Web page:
Sudbury Catholic District School Board

Sweet Partnership: Holy Trinity Students Tap into Maple Syrup Making with Great Lakes Cultural Camp

A Day in the Anishinaabe Sugar Bush Camp

On April 9th, students from Holy Trinity School were in for an exciting day of hands-on learning exploring the tradition of maple syrup making. Led by experts from the Great Lakes Cultural Camp, students embarked on a journey to uncover the secrets of making Maple Syrup in an Anishinaabe Sugar Bush Camp. 

This engaging activity was coordinated by the school’s Indigenous Support Worker, Stacey Dell. Students from Grades 1-2 classes and kindergarten eagerly participated, making it a truly enriching experience.

Holy Trinity Students & Great Lakes Cultural Camp

Activity Highlights:

  1. Identifying Maple Trees: The students learned how to spot the Ninaatig, or Maple Tree, which is crucial for Maple Syrup production.
  2. Tapping and Gathering Sap: They participated in learning how to properly tap Maple Trees and safely collect the precious Maple Tree Water, or Ninaatigwaaboo.
  3. Boiling Down the Sap: With eager anticipation, students witnessed the transformation of the Maple Tree Water into rich Maple Syrup through the boiling process.
  4. Crafting Maple Sugar: Under the guidance of Noodin and Miisheen, the students learned the art of making Ziisbaakwad, or Sugar, from Maple Syrup.
  5. Sweet Rewards: Finally, they indulged in the fruits of their labour, tasting the sweet and savoury Maple Sugar they had helped create.

The Sudbury Catholic District School Board would like to thank Great Lakes Cultural Camp, including Maheengun, Small Cooks, Miisheen, and Noodin, for their invaluable teachings and for helping to organize this enriching experience for students. These experiences are essential in supporting students in fostering cultural understanding and appreciation. Chi miigwech to all who made this memorable day possible.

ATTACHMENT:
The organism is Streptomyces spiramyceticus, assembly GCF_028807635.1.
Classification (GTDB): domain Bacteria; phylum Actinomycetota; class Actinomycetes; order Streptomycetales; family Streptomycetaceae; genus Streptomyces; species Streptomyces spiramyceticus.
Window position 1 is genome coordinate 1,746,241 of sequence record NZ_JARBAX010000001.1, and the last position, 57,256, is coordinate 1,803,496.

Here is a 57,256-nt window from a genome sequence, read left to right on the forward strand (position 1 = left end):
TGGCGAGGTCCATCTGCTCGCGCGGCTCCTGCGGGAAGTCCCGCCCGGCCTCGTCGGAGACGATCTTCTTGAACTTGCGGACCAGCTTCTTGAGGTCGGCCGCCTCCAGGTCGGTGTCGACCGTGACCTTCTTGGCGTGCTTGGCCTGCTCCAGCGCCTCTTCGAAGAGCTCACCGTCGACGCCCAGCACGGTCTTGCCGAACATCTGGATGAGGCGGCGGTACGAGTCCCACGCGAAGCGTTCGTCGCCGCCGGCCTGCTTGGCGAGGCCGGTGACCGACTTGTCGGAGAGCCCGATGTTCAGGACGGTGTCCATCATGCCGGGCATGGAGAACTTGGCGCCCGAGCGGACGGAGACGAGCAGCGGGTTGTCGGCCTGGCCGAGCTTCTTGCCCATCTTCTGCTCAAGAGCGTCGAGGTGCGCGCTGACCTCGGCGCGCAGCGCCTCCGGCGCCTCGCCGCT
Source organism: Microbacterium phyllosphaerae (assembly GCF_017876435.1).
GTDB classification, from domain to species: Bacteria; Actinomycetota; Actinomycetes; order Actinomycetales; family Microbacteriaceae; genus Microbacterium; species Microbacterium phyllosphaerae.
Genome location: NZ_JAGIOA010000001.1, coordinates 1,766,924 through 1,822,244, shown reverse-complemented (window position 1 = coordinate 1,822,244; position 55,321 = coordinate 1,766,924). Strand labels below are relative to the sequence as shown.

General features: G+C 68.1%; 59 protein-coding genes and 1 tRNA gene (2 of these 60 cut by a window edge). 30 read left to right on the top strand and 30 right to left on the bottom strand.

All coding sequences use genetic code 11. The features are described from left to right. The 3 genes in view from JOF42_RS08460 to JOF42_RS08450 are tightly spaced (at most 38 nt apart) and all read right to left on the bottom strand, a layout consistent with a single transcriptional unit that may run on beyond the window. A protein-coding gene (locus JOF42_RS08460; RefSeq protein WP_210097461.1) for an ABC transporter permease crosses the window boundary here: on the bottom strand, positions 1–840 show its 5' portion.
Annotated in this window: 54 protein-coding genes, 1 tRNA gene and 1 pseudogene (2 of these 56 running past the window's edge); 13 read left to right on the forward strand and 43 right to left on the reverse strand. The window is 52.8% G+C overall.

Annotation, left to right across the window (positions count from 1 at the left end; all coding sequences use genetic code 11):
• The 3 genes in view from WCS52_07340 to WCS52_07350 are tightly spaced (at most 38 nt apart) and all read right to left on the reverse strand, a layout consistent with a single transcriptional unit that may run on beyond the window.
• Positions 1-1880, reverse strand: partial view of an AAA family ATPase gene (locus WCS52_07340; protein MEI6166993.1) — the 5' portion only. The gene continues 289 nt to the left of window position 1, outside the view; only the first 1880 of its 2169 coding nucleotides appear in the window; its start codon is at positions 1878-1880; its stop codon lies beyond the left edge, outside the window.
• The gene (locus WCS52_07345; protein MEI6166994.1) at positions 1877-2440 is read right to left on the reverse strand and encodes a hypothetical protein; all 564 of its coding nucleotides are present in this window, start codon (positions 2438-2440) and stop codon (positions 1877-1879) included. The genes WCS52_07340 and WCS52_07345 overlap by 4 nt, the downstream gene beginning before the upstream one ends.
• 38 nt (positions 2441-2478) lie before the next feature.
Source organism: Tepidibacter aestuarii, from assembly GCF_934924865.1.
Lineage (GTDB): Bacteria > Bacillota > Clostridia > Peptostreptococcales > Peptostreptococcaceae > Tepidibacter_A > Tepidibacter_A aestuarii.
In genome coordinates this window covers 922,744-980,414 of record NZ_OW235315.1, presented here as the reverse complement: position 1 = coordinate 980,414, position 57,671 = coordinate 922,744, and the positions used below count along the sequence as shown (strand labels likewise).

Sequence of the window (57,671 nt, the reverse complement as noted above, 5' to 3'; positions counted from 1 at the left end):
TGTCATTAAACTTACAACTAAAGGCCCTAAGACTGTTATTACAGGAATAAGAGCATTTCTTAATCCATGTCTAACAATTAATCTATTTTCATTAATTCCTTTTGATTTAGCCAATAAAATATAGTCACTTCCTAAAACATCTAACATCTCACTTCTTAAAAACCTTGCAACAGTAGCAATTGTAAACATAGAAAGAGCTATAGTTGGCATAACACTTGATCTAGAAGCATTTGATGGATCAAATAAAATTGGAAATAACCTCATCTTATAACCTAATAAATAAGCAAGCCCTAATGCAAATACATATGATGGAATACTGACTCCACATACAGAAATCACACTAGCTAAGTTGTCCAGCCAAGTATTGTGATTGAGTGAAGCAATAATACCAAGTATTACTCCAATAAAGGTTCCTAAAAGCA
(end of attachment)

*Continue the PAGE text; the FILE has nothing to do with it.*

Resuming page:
SCDSB Partners With Akinoomoshin Inc and Great Lakes Cultural Camp for Earth-Based Learning Program!

A New Summer Program Running from July 11-29th for Indigenous Youth at Sudbury Catholic Focuses on Building Traditional Knowledge in the community of Atikameksheng Anishnawbek. 

This summer, Indigenous students from Sudbury Catholic Schools will participate in an exciting program as they participate in a new Earth-Based Learning course. This course is a unique summer program involving an exciting partnership with the Sudbury Catholic District School Board, Great Lakes Cultural Camps, Akinoomoshin Inc and Atikameksheng Anishnawbek. 

The Board revealed the new program in the spring and were ecstatic to see the high level of interest. In only a matter of weeks, the program, which is the first of its kind for Sudbury Catholic District School Board, quickly filled up with eager participants.

Taking place in the community of Atikameksheng Anishnawbek, the course was offered for Indigenous students moving from grade 8 to grade 9 and grade 9 moving to grade 10. Students will attend the sacred grounds every Monday-Friday from 9:00 a.m. to 3:00 p.m. for an educational experience that provides special opportunities to explore and strengthen Anishinaabe identity through cultural place-based learning, allowing students to earn a high school credit while learning from the land.